It's Arkansas and Texas. But for one of the rare times in the storied rivalries, the game actually means more than the rivalry.
"It's a big game because it's in the first round of the College World Series," said Arkansas coach Dave Van Horn of the Hogs' matchup with No. 1-seeded Texas at 6 p.m. Friday at Rosenblatt Stadium in Omaha, Neb.
Van Horn hasn't heard much talk about the magnitude of playing Texas because of the simple fact Arkansas always wants to defeat Texas.
"I haven't heard that much talk about playing Texas from our players," Van Horn said. "Yes, we know Texas is very good, but our players don't know about the rivalry. They learned a little about what our fans think about Texas last fall when our football team beat Texas. But that's not been our focus."
Van Horn isn't worried about his players expending a lot of emotion in regards to the rivalry. He has cautioned them about trying to do too much in Omaha because of the fanfare at college baseball's shrine.
"This is a big deal to be here and I can tell you from experience that you can get too caught up in the hype," Van Horn said. "You have to be careful. I explained the atmosphere and the way they will be treated.
"You just have to take care of business. The first time we came here when I was at Nebraska, by the time we got to game time, we were pretty tired. There is the opening ceremonies, all the autograph signing. You can do so much that you don't have much left. I've tried to explain that so we don't have that happen this time."
There's plenty to get excited about in facing Texas because of the level of talent on the other side of the field.
"We know our opponent," Van Horn said. "They have great pitching and great athletes. You don't want to be down late to them because they bring in their closer, Huston Street, and he throws strikes and is very tough. You won't get many chances against him."
Texas coach Augie Garrido, making his 11th appearance at the CWS, has much respect for both the Hogs and Van Horn.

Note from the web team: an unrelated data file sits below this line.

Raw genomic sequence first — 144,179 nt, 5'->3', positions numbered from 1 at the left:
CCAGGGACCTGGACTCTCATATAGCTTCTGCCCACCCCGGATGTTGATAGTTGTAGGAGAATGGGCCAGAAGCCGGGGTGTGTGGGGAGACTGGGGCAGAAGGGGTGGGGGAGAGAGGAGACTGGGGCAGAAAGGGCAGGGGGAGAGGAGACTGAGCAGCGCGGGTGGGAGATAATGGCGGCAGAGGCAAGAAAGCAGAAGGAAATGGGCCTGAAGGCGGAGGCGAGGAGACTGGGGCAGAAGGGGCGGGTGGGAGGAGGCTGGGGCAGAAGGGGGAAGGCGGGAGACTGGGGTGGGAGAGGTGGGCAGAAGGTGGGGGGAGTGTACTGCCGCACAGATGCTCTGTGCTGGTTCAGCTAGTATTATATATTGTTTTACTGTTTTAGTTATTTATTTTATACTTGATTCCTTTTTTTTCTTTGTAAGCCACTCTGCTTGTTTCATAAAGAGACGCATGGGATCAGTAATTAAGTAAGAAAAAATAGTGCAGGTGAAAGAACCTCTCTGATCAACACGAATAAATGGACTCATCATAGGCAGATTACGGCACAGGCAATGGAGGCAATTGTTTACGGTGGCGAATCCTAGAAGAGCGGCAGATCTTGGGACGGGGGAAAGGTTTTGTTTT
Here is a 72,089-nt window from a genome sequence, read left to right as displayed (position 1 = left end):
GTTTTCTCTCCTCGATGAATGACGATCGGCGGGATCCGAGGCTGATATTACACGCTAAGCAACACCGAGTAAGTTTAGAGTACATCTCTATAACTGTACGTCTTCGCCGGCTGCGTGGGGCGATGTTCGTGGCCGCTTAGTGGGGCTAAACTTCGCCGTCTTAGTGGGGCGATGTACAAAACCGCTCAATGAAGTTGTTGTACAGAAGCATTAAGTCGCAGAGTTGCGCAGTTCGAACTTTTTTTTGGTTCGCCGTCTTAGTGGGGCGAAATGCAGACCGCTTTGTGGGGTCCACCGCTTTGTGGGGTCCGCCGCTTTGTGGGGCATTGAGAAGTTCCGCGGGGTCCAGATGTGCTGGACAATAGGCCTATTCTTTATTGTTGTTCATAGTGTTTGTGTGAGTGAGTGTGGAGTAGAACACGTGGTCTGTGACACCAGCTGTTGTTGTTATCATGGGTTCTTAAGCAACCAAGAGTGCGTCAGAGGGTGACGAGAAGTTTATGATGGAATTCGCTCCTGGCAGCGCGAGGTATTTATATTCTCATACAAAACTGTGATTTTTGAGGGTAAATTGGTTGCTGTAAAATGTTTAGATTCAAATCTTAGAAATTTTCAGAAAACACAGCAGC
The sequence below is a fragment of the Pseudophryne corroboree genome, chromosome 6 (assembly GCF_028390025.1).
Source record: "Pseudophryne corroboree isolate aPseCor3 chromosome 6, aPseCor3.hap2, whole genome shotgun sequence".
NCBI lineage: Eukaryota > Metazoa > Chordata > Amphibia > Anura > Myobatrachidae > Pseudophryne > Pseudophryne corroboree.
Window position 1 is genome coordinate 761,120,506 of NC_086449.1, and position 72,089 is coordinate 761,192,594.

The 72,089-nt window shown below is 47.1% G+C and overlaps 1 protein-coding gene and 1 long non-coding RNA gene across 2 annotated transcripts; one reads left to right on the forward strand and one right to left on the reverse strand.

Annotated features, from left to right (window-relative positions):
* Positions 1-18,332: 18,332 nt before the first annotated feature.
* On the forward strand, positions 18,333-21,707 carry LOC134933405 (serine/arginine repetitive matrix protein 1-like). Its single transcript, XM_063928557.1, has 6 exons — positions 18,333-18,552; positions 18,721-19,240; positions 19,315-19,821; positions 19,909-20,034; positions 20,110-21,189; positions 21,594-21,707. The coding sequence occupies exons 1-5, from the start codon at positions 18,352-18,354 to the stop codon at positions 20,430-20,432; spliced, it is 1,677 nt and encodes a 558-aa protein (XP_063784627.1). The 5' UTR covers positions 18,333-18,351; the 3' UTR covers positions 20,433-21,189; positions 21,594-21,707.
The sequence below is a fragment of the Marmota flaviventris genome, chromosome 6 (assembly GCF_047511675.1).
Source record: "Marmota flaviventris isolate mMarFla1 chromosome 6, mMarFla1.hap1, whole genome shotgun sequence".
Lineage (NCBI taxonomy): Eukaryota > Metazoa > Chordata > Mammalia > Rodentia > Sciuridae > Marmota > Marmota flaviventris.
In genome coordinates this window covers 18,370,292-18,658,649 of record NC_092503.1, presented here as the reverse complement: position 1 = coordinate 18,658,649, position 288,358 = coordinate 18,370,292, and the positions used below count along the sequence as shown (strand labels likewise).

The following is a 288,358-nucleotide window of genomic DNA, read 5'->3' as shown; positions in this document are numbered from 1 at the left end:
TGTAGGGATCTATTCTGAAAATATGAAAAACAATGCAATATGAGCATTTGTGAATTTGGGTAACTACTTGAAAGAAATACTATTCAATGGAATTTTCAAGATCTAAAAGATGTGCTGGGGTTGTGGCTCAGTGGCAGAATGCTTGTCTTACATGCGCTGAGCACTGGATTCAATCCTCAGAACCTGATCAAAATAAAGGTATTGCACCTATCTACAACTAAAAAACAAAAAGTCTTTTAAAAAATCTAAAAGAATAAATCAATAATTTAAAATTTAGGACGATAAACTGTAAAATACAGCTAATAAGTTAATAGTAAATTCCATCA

"Coach Van Horn is a great recruiter and a great teacher," Garrido said. "They play the game the way it is supposed to be played. He takes his kind of player and then molds them. They pitch aggressively, inside and out in the strike zone. They play with a lot of spirit and heart. Someone told me that we are in a weak bracket. I don't know why you would say that."
In the coaches press conference Thursday, there was much talk about the power of the SEC. There were nine SEC teams invited to post-season play, six made it to the Super Regionals and four made it to the CWS.
Andy Lopez, the Arizona coach and for seven years coach at Florida, has seen good baseball on both coasts. But it was clear he thought it tougher to survive in the SEC.
"You have a down year or two in the SEC, and you are fired," he said. "It's great out West, but what I tell people in trying to describe the difference is that in the SEC it is electric.
"There are good teams out west. You have the Fullertons and the teams like Long Beach who are very good. But, quite candidly, in the SEC you have the wonderful stadiums, the nice crowds and the radio and TV coverage. It's an exciting league and very dangerous, like I said. A bad year or two and you are gone.
"In the SEC, it's pure war for 10 straight weekends. You have two bad weekends and you are out of the race and won't even make the eight-team conference tournament. It's very, very difficult. There is no margin for error."
NOTES AND QUOTES from Omaha: